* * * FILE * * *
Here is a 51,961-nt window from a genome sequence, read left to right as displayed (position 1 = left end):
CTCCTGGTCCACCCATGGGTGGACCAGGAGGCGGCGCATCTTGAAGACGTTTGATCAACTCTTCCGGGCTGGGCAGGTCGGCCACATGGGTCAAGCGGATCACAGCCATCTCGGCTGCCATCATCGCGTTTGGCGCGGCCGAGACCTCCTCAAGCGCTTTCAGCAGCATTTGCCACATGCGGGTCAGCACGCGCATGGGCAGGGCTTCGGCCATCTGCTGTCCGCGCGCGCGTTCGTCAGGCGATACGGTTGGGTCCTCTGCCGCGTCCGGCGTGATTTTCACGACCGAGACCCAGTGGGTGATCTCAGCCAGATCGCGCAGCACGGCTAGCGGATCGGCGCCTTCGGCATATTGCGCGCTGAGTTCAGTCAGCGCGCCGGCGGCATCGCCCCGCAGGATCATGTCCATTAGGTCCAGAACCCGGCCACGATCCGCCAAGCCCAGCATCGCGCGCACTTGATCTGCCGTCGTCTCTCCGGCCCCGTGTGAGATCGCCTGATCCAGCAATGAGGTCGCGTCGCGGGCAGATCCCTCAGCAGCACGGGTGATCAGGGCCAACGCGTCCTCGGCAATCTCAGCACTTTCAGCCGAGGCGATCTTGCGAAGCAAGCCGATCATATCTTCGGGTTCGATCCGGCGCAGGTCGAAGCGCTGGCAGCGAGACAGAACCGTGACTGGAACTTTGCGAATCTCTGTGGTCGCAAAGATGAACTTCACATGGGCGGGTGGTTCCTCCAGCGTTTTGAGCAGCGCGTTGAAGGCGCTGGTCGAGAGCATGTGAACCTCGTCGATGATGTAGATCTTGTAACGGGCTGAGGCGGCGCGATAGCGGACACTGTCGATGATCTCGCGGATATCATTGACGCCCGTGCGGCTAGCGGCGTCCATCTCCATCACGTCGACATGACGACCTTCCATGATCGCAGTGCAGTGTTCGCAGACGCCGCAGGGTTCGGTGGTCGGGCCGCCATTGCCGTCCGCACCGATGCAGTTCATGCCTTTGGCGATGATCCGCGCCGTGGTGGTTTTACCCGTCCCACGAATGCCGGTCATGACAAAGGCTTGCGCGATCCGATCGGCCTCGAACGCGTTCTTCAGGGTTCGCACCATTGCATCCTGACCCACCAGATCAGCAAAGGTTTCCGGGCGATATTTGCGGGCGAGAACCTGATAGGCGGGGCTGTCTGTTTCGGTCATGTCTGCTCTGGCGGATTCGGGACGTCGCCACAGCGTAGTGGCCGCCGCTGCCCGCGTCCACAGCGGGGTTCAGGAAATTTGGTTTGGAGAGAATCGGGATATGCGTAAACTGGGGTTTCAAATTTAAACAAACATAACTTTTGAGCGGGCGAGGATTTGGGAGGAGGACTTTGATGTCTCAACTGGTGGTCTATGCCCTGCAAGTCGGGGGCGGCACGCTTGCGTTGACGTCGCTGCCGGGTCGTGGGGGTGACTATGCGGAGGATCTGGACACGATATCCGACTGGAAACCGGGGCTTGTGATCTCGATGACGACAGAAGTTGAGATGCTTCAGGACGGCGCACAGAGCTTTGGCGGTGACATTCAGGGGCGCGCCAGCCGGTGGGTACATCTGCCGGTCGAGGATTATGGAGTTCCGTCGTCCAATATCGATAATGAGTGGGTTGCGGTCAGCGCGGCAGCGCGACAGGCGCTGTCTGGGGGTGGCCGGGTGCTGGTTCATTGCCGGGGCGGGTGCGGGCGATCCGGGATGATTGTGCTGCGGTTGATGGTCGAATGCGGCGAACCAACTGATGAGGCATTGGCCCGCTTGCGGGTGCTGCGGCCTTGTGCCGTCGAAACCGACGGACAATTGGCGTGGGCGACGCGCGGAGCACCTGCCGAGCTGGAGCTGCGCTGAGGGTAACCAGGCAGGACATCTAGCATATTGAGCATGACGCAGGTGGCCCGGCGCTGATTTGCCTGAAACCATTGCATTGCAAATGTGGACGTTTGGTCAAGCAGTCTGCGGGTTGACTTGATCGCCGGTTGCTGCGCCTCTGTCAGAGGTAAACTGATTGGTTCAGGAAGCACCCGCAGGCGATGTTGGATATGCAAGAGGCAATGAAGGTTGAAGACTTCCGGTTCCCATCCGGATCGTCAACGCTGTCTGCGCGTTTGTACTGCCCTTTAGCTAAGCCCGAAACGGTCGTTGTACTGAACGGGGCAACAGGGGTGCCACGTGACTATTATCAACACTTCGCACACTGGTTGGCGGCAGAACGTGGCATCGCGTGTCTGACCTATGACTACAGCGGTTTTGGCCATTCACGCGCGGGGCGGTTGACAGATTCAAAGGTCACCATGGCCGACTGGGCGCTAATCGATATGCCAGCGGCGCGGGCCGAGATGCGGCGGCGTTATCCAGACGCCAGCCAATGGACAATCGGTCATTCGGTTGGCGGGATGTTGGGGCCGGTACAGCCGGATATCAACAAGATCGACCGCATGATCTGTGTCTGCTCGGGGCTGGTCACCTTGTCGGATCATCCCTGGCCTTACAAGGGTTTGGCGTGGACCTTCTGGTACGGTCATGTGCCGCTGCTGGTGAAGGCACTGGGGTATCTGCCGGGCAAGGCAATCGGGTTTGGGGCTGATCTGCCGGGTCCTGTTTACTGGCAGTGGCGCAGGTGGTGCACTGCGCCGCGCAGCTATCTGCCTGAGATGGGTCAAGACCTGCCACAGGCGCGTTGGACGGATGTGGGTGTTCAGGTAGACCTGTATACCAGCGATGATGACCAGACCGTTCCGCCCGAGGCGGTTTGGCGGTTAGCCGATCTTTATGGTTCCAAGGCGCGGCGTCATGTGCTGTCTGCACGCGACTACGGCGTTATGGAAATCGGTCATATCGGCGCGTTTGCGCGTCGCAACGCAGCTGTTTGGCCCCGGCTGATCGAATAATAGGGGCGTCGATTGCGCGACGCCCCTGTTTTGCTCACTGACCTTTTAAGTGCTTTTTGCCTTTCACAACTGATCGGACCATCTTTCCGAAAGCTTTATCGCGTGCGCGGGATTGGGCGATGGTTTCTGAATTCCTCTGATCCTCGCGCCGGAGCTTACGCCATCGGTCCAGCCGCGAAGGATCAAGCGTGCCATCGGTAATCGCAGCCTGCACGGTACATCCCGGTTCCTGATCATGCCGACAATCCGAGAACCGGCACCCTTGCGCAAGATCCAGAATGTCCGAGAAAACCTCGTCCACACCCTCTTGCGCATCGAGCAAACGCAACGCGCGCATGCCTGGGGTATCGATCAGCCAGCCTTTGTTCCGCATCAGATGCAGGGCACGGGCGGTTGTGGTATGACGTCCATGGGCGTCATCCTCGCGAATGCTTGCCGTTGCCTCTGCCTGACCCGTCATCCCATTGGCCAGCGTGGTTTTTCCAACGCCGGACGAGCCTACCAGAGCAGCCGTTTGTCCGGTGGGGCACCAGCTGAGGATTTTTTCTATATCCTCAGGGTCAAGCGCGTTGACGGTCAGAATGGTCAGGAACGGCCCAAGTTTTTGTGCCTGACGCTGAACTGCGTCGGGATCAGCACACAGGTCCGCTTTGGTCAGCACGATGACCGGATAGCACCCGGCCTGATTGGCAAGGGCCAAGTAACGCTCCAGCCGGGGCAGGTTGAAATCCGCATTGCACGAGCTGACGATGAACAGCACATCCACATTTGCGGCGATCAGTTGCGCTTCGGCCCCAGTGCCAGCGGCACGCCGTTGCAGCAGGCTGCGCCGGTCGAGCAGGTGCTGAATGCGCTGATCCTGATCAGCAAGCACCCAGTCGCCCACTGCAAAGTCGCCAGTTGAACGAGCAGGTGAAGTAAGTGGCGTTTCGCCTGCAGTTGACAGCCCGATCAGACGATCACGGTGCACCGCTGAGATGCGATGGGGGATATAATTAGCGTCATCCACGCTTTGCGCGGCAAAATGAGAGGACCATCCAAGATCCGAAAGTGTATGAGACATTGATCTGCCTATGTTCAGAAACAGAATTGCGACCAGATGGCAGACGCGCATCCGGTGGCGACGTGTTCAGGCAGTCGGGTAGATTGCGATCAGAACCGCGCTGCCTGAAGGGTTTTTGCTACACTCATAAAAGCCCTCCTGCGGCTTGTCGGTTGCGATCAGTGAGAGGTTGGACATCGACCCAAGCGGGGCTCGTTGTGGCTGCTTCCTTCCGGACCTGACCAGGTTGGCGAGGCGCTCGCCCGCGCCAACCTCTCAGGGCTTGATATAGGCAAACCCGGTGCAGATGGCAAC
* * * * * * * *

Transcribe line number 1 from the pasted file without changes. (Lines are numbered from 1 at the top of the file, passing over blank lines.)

Here is a 51,961-nt window from a genome sequence, read left to right as displayed (position 1 = left end):